In Pakistan, A Government Official-Turned-Protester

Roedad Khan, former Pakistan official and now street protester i i

Roedad Khan was unlike other protesters who took to Pakistan's streets in support of ousted Supreme Court Justice Iftikhar Chaudhry: Khan used to be one of Pakistan's most senior government officials — and he is 85. Junaid Khan for NPR hide caption

itoggle caption Junaid Khan for NPR
Roedad Khan, former Pakistan official and now street protester

Roedad Khan was unlike other protesters who took to Pakistan's streets in support of ousted Supreme Court Justice Iftikhar Chaudhry: Khan used to be one of Pakistan's most senior government officials — and he is 85.

Junaid Khan for NPR

Many thousands of people took part in the campaign to restore Pakistan's chief justice after he was ousted by the country's military ruler, Gen. Pervez Musharraf, more than two years ago.

But one man in particular stood out amid that noisy throng of black-suited lawyers, civil activists and party cadres, who are now celebrating the judge's return to the bench.

Roedad Khan does not fit the stereotype of the fiery-eyed frontline protester, who took to Pakistan's streets for week after week, braving tear gas and baton-wielding police at the risk of arrest and injury.

He is a courtly, urbane and soft-spoken man who lives in an airy villa in the capital, Islamabad, surrounded by elegant furniture, oriental rugs and the biographies of history's leaders.

He is also 85 years old.

Khan used to be one of Pakistan's most senior government officials, serving in high office under civil leaders and military dictators.

For most of his career, he was a civil servant, although he came out of retirement for a stint as a federal minister. He has, over the years, been on personal terms with six of Pakistan's presidents.

When Musharraf first moved to oust Pakistan's chief justice, Iftikhar Chaudhry, in March 2007, Khan was outraged. Musharraf's move was widely seen as an attempt to get rid of an independent-minded chief judge who might block the general's reelection plans.

Chaudhry was also asking awkward questions about scores of Pakistanis secretly detained by the intelligence services, purportedly as part of a crackdown on Islamist extremism.

Musharraf later threw out dozens of other senior judges. Khan — who trained as a lawyer and served as a junior judge under British colonial rule — saw the general's move against Pakistan's judiciary as an attack on a crucial bastion of the state.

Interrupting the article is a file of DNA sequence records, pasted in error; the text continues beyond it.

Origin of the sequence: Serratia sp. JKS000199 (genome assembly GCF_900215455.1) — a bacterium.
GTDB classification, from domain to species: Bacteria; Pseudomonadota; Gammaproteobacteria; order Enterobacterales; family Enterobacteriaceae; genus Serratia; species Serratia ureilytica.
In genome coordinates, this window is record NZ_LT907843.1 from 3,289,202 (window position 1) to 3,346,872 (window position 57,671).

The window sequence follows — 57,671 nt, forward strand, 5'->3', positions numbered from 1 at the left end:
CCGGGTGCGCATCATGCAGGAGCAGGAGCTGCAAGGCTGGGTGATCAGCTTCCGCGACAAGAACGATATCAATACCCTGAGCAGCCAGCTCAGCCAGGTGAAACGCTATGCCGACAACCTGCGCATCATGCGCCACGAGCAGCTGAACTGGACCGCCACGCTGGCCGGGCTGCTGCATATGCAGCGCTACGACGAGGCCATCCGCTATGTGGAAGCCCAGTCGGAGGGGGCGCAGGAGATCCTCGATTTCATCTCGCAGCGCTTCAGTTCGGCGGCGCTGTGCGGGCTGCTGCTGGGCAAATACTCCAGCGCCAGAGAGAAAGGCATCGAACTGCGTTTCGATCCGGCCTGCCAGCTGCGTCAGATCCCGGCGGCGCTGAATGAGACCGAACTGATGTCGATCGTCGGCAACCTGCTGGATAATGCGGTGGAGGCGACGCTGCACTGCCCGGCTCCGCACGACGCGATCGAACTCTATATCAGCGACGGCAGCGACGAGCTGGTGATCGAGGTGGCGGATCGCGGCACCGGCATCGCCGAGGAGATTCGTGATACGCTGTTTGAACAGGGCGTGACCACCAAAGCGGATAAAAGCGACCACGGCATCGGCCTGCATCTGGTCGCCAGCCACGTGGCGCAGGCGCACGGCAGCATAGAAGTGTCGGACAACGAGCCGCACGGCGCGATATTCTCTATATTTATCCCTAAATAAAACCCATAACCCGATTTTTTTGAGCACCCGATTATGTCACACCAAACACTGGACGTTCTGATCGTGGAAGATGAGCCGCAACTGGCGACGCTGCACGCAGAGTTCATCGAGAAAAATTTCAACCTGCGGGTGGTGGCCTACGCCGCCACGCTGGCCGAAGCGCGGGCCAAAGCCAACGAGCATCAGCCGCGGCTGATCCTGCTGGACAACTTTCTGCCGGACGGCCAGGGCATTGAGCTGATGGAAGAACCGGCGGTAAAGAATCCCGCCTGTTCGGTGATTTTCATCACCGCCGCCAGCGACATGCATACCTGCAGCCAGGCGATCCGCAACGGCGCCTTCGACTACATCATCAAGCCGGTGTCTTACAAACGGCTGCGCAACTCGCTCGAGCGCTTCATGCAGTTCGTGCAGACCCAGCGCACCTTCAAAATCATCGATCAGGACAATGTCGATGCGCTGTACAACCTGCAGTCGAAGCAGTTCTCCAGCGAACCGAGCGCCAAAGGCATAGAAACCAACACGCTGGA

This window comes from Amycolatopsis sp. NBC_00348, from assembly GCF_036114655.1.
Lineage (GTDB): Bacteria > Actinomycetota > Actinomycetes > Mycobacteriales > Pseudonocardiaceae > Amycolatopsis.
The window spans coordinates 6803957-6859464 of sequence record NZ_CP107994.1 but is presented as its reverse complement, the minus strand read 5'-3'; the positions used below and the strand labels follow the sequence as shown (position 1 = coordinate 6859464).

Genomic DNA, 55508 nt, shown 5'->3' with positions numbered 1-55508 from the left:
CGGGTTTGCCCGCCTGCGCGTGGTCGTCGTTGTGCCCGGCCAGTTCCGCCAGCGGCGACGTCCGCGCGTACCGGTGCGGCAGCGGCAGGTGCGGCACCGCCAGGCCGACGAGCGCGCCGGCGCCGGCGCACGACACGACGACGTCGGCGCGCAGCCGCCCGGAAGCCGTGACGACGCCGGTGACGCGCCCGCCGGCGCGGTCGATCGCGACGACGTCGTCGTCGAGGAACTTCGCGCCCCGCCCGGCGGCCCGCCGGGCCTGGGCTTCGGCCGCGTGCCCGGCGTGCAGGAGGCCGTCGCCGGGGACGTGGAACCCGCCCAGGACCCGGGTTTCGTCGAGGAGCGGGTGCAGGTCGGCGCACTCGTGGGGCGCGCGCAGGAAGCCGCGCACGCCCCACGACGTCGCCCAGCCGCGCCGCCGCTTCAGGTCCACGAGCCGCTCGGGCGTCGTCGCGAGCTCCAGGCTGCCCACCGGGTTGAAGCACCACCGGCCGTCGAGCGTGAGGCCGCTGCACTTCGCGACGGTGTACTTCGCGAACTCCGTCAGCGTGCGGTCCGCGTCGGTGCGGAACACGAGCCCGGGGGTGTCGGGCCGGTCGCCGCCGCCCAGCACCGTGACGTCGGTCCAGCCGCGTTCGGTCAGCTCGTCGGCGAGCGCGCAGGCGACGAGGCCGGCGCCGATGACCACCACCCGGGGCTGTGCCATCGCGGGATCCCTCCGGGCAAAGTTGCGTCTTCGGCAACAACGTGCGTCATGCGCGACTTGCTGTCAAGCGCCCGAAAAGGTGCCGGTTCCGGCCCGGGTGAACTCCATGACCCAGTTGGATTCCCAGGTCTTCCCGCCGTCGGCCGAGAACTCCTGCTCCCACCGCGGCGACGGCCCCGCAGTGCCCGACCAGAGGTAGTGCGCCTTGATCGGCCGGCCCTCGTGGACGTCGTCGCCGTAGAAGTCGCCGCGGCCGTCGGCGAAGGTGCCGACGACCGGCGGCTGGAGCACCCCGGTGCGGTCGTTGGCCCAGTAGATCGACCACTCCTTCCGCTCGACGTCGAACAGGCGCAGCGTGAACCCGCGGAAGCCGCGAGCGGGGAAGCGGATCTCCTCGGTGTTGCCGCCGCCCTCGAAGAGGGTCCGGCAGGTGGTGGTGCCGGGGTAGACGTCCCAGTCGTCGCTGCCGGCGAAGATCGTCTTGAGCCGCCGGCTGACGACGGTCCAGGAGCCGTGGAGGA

"Without a strong independent judiciary, there can be no rule of law, there can be no justice between man and man," Khan says, "There can be no justice between man and government, because the Supreme Court is guardian of the constitution."

For months, Pakistan's lawyers mobilized, sometimes in large numbers, in a campaign that did much to bring about Musharraf's downfall. Khan was often in the thick of it. On one occasion he was injured by a rock.

As demonstrations gathered momentum, so did Khan's new career as a political activist. He was rarely absent from protests held in Islamabad. He developed a daily routine. He would swap his jacket and tie for a sweater and hockey trousers, and set off into the city.

"Every morning after breakfast I used to get in my car, and go all over Islamabad looking for demonstrations," he says. "I didn't want to miss any."

"I was looking for people who thought like me, felt like me. And I felt [these were] kindred souls, you see. And I felt very happy in their company."

"I found it very reinvigorating. You become part of the crowds, that little knot of protesters ... and you suffer with them. They are subjected to tear gas, so are you. They are inhaling tear gas, so are you. I used to feel very happy in the company of such people, you know. These are real people."

Khan concedes that he is sometimes accused of double standards. Khan's critics point out he was a senior civil servant under previous military dictators, including General Zia ul-Haq, who undermined the principles of an independent judiciary and democracy.

"We were wrong," Khan says, sadly.

He adds: "An individual person giving up his job would not have made any difference. But I think this is a collective guilt. We should have said no to martial law, from the beginning, back in 1958."

After Musharraf left office, Khan was optimistic that the chief justice and other sacked judges would swiftly be restored.

The new president Asif Ali Zardari — Benazir Bhutto's widower — promised this in writing, but then proved reluctant to keep his word.

When the Supreme Court recently upheld a ban preventing the country's most popular opposition leader, Nawaz Sharif, from holding office, Pakistan was plunged into another political crisis, this time during a period of deepening instability.

The crisis was worsened by the federal government's decision to impose central rule on Punjab, the richest and most popular province; Sharif's brother was removed as chief minister.

Nawaz Sharif's supporters, and the nation's lawyer and civil activists, prepared to descend en masse on Islamabad, and Zardari was forced to relent.

Chief Justice Chaudhry finally resumed his place at the Supreme Court on March 24, amid celebrations by his supporters.

Khan says he is "ecstatic" about the judge's return. But he is also wary.

"Already there are signs of what I call counterrevolutionary activity in Pakistan," he says. "There are people who are against the rule of law, there are people who are against an independent judiciary. We have to fight these people. We have to be very vigilant."

Despite his age, Khan says he is ready to take to the streets again if there is another attempt to subvert Pakistan's judiciary.

"You know, it's amazing," he says. "Sometimes, if you are passionately involved in a good cause, in a just cause, you draw upon your inner reserves of strength."

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